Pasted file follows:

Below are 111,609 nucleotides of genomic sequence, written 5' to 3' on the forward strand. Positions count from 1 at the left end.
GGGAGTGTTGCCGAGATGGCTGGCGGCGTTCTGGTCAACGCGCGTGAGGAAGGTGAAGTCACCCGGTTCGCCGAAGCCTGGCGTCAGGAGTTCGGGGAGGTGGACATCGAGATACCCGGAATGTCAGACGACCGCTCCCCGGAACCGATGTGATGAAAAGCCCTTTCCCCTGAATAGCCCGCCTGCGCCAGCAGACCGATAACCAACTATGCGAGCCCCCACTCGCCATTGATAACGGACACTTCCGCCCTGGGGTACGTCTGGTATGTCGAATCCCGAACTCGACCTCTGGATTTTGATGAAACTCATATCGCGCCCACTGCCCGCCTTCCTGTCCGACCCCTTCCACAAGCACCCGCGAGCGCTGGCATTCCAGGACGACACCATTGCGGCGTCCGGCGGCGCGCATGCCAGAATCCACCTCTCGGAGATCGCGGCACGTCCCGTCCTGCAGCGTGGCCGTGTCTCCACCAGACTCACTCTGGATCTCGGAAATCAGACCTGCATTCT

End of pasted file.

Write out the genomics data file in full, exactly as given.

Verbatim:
Below are 111,609 nucleotides of genomic sequence, written 5' to 3' on the forward strand. Positions count from 1 at the left end.
GGGAGTGTTGCCGAGATGGCTGGCGGCGTTCTGGTCAACGCGCGTGAGGAAGGTGAAGTCACCCGGTTCGCCGAAGCCTGGCGTCAGGAGTTCGGGGAGGTGGACATCGAGATACCCGGAATGTCAGACGACCGCTCCCCGGAACCGATGTGATGAAAAGCCCTTTCCCCTGAATAGCCCGCCTGCGCCAGCAGACCGATAACCAACTATGCGAGCCCCCACTCGCCATTGATAACGGACACTTCCGCCCTGGGGTACGTCTGGTATGTCGAATCCCGAACTCGACCTCTGGATTTTGATGAAACTCATATCGCGCCCACTGCCCGCCTTCCTGTCCGACCCCTTCCACAAGCACCCGCGAGCGCTGGCATTCCAGGACGACACCATTGCGGCGTCCGGCGGCGCGCATGCCAGAATCCACCTCTCGGAGATCGCGGCACGTCCCGTCCTGCAGCGTGGCCGTGTCTCCACCAGACTCACTCTGGATCTCGGAAATCAGACCTGCATTCT